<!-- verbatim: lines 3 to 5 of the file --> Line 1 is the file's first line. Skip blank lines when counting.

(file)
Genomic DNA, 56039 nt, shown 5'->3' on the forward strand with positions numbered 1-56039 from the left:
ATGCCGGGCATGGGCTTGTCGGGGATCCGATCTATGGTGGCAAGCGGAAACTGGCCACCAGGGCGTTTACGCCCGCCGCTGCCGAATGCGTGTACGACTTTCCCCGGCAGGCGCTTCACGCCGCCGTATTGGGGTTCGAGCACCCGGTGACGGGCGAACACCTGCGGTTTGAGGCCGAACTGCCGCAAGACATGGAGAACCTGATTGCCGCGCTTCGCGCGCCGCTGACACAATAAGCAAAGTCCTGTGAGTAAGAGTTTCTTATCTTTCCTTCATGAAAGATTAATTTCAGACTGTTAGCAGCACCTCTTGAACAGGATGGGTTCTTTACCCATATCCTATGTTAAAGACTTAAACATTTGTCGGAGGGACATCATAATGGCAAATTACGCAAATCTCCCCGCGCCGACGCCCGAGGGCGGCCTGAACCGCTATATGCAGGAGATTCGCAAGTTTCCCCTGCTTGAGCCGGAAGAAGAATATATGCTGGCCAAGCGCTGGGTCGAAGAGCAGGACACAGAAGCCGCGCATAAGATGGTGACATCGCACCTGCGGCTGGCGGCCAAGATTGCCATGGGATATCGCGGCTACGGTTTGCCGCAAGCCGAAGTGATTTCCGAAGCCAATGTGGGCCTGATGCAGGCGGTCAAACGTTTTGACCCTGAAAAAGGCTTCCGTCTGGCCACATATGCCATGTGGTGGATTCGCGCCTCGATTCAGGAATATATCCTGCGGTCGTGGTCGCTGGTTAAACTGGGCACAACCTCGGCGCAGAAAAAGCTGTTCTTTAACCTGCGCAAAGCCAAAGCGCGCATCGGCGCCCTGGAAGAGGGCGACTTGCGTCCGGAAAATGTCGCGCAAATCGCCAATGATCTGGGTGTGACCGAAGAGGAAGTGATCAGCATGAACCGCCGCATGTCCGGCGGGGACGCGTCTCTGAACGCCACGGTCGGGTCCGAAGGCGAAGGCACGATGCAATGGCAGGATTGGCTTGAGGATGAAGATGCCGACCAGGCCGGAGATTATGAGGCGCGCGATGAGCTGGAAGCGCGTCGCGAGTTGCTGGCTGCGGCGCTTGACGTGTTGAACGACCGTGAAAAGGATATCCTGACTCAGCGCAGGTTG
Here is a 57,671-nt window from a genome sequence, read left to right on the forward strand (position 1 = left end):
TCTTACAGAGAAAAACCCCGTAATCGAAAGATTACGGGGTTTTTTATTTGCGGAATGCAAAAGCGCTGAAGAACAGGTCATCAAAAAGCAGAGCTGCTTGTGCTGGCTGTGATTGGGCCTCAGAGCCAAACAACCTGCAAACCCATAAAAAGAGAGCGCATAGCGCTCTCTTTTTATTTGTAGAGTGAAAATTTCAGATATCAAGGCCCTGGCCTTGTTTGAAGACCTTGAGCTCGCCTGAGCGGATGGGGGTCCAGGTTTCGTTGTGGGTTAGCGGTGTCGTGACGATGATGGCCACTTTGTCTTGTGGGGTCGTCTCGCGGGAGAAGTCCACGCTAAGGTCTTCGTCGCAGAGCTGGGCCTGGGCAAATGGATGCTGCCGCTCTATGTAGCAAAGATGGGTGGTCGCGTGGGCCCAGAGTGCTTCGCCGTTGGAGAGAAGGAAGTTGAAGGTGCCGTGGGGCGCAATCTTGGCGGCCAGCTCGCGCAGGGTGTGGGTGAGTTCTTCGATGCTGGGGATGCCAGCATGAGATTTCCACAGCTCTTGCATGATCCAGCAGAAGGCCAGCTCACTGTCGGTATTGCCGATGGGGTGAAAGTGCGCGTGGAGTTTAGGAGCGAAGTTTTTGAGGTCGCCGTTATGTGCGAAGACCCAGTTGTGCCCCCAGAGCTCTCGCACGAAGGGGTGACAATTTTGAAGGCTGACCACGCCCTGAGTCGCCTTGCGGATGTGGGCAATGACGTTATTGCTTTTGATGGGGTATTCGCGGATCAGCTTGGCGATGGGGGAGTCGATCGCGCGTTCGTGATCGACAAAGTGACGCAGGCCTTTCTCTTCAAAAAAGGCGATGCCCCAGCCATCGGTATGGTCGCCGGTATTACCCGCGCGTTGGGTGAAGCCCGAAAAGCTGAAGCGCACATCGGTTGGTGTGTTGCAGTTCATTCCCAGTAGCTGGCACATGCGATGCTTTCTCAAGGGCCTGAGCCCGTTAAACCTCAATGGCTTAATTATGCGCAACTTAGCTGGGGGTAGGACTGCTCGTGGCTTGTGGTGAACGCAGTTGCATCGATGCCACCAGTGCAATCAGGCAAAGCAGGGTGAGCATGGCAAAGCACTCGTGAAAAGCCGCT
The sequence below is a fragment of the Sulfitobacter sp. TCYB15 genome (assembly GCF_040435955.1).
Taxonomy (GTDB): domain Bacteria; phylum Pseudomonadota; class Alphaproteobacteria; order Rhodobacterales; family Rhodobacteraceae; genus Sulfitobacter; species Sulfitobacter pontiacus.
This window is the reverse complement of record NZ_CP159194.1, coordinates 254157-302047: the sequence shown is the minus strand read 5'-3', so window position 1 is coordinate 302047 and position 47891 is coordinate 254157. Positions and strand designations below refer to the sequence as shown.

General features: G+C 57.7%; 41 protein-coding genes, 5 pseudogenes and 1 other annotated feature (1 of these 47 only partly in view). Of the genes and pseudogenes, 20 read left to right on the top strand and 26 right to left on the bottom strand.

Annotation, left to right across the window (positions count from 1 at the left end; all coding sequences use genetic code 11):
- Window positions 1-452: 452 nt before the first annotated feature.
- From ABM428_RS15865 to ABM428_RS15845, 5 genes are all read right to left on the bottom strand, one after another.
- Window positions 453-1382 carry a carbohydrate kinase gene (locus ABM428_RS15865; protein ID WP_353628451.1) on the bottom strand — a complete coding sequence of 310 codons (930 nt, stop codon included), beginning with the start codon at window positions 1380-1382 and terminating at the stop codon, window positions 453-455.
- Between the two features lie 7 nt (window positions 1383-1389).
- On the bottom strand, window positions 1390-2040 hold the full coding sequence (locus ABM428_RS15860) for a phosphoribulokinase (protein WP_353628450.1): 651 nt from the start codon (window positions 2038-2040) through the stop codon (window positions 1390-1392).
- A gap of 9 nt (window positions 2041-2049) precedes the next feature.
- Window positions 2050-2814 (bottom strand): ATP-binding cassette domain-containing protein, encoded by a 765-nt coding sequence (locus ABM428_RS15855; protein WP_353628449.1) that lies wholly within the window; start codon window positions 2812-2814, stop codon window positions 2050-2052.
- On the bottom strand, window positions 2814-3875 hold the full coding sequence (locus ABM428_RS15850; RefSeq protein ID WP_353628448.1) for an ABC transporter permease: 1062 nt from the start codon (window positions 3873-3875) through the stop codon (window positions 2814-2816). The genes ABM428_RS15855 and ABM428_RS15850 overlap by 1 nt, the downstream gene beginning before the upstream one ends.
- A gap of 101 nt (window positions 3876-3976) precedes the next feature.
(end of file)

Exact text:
Here is a 57,671-nt window from a genome sequence, read left to right on the forward strand (position 1 = left end):
TCTTACAGAGAAAAACCCCGTAATCGAAAGATTACGGGGTTTTTTATTTGCGGAATGCAAAAGCGCTGAAGAACAGGTCATCAAAAAGCAGAGCTGCTTGTGCTGGCTGTGATTGGGCCTCAGAGCCAAACAACCTGCAAACCCATAAAAAGAGAGCGCATAGCGCTCTCTTTTTATTTGTAGAGTGAAAATTTCAGATATCAAGGCCCTGGCCTTGTTTGAAGACCTTGAGCTCGCCTGAGCGGATGGGGGTCCAGGTTTCGTTGTGGGTTAGCGGTGTCGTGACGATGATGGCCACTTTGTCTTGTGGGGTCGTCTCGCGGGAGAAGTCCACGCTAAGGTCTTCGTCGCAGAGCTGGGCCTGGGCAAATGGATGCTGCCGCTCTATGTAGCAAAGATGGGTGGTCGCGTGGGCCCAGAGTGCTTCGCCGTTGGAGAGAAGGAAGTTGAAGGTGCCGTGGGGCGCAATCTTGGCGGCCAGCTCGCGCAGGGTGTGGGTGAGTTCTTCGATGCTGGGGATGCCAGCATGAGATTTCCACAGCTCTTGCATGATCCAGCAGAAGGCCAGCTCACTGTCGGTATTGCCGATGGGGTGAAAGTGCGCGTGGAGTTTAGGAGCGAAGTTTTTGAGGTCGCCGTTATGTGCGAAGACCCAGTTGTGCCCCCAGAGCTCTCGCACGAAGGGGTGACAATTTTGAAGGCTGACCACGCCCTGAGTCGCCTTGCGGATGTGGGCAATGACGTTATTGCTTTTGATGGGGTATTCGCGGATCAGCTTGGCGATGGGGGAGTCGATCGCGCGTTCGTGATCGACAAAGTGACGCAGGCCTTTCTCTTCAAAAAAGGCGATGCCCCAGCCATCGGTATGGTCGCCGGTATTACCCGCGCGTTGGGTGAAGCCCGAAAAGCTGAAGCGCACATCGGTTGGTGTGTTGCAGTTCATTCCCAGTAGCTGGCACATGCGATGCTTTCTCAAGGGCCTGAGCCCGTTAAACCTCAATGGCTTAATTATGCGCAACTTAGCTGGGGGTAGGACTGCTCGTGGCTTGTGGTGAACGCAGTTGCATCGATGCCACCAGTGCAATCAGGCAAAGCAGGGTGAGCATGGCAAAGCACTCGTGAAAAGCCGCT
The sequence below is a fragment of the Sulfitobacter sp. TCYB15 genome (assembly GCF_040435955.1).